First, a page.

Powley states: pg 75:
1428: “Edward Pomeray, son of Thomas, fifth son of Henry, had undisputed claim to headship of the house after 1428 and the death of Thomas de la Pomerai his cadet rival; but how exactly the estates came to re-collection in the hands of Edward is not at present plain. There is nothing to show that the married minors, for whom the Crown held, after the death of Thomas ever received the property.” 



1435. * Joan Pomerey. To be buried at the Friars Minors, "secundum disposicionem Gardiani ibidem et magistri Thome Wynchelsey." Bequeathed 40s. to the Friars to pray for his soul. Mentions Thomas Whalesburgh, her son, who was heir of her first husband John Whalesburgh, her son Robert Whalesburgh, and her second husband Sir Thomas Pomerey.

Illustration of helmets by
Annie Pomeroy

Will dated 20 Nov., 1435. Proved 18 Jan., 1435–6. 19 Luffenam.
Her tomb is not recorded in the Register; but it was in the sixth bay of the Choir in S. Francis' Chapel where her daughters Anne Molens and Alice FitzRauff were buried. Elizabeth Hamden, who was buried in the Nave, was possibly a granddaughter.  Greyfriars, page 97. 
                                                                                                                     



St Francis of Assisi: The Order of Penitents


William Pomeroy, close friend and companion of Sir Thomas Pomeroy:
Called "The Queen's Esquire" 1417.  Queen Joan of Navarre, the Queen Mother.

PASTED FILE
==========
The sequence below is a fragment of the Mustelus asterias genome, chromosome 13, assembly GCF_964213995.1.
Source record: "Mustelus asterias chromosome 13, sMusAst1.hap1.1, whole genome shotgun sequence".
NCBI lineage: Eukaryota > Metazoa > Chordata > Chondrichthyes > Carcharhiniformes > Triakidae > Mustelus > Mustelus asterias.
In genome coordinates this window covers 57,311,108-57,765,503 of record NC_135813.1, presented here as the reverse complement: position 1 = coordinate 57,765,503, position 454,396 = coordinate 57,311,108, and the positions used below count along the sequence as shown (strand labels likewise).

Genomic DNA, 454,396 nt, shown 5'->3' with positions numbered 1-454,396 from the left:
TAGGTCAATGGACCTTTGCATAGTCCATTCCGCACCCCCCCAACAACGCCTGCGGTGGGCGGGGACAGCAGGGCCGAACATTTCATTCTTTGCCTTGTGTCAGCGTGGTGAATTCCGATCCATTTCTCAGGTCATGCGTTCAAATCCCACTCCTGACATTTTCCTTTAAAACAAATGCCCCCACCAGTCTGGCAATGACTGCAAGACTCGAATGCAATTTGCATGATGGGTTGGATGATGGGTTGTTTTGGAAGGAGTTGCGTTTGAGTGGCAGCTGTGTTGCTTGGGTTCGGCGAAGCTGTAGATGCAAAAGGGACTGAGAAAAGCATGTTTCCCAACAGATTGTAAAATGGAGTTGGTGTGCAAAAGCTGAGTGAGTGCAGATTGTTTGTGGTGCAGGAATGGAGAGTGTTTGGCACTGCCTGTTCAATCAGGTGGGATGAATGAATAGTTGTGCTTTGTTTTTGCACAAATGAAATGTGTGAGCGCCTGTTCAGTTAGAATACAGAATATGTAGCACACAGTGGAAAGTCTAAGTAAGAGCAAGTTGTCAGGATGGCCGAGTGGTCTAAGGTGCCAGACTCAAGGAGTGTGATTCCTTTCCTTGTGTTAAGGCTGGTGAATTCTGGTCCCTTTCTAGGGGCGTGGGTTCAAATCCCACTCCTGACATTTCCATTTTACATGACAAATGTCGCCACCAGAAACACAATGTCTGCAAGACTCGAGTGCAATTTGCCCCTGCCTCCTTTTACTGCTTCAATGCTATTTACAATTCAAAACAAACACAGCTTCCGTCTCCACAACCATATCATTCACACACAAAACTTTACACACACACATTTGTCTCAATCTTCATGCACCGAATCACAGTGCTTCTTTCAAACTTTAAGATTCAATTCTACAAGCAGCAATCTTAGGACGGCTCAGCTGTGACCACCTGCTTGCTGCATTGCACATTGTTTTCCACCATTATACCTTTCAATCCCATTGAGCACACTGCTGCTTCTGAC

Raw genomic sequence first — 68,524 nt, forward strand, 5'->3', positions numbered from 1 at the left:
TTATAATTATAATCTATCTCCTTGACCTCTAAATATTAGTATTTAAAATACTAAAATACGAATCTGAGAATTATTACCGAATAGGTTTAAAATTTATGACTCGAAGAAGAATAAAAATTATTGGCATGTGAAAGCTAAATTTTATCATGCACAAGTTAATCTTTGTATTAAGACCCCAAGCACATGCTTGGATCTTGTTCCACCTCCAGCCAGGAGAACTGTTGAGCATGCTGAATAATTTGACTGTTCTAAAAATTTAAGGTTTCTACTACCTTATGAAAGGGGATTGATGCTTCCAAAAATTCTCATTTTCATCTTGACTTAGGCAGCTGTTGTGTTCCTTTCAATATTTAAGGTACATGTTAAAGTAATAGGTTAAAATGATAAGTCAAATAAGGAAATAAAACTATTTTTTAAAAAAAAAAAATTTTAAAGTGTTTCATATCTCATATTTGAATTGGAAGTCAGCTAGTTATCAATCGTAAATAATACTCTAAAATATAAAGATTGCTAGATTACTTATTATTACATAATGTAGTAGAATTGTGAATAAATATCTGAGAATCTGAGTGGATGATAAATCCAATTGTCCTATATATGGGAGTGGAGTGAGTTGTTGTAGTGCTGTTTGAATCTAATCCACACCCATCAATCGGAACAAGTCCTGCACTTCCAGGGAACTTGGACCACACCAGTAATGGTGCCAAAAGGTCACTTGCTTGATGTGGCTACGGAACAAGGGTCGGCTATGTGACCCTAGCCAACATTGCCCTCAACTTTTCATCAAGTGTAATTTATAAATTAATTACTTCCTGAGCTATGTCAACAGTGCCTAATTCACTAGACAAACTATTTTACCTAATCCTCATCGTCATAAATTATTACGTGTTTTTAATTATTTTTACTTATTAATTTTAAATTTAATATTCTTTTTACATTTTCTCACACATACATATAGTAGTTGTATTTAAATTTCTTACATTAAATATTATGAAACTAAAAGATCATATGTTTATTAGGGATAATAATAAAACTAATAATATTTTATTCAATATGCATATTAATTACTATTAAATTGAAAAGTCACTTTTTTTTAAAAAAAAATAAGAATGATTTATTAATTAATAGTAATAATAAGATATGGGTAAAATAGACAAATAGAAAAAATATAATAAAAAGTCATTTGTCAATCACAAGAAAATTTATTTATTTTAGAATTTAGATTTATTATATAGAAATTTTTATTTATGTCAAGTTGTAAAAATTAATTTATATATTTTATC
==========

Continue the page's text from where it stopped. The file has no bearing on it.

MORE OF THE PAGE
That same William Pomeroy was "Presented in 1421 letters patent, dated 1416 of the Kings mother Joan, queen of England, granting for life to her esquire, 20 mris anually, from yearly gate of Oxford." 


In 1441, reference to William Pomeroy, “now deceased.”  Of Devonshire.
Memorandum of acknowledgment, 26 January.
Joan Bithewater to Thomas Bithewater chaplain, Master John Stokes clerk of the chancery, William Norton esquire and Robert Forster 'gentilman,' both of Westminster co. Middlesex, their heirs and assigns. Gift during her life of a yearly rent of 10l. 13s. 4d., reciting a writing, dated Meynbury (Membury)  20 March 9 Henry VI, whereby Lawrence late prior of Goldeclyve and the convent gave to her and William Pomerey now deceased the manor of Meynbury otherwise Membury co. Devon for their lives and the life of the longest liver, a writing indented, dated Meynbury 24 March 9 Henry VI, whereby the said Joan and William made a grant of their whole estate in the said manor to the prior and convent and to their successors, subject to a yearly rent of 10l. 13s. 4d. payable to them for their lives and the life of the longest liver, the death of the said William, and that she is sole surviving. Witnesses: Richard Walsshe 'gentilman,' John Savage, Simon Croulonde, Robert Hough, John Faw . . . Dated Monday after Midsummer 18 Henry VI.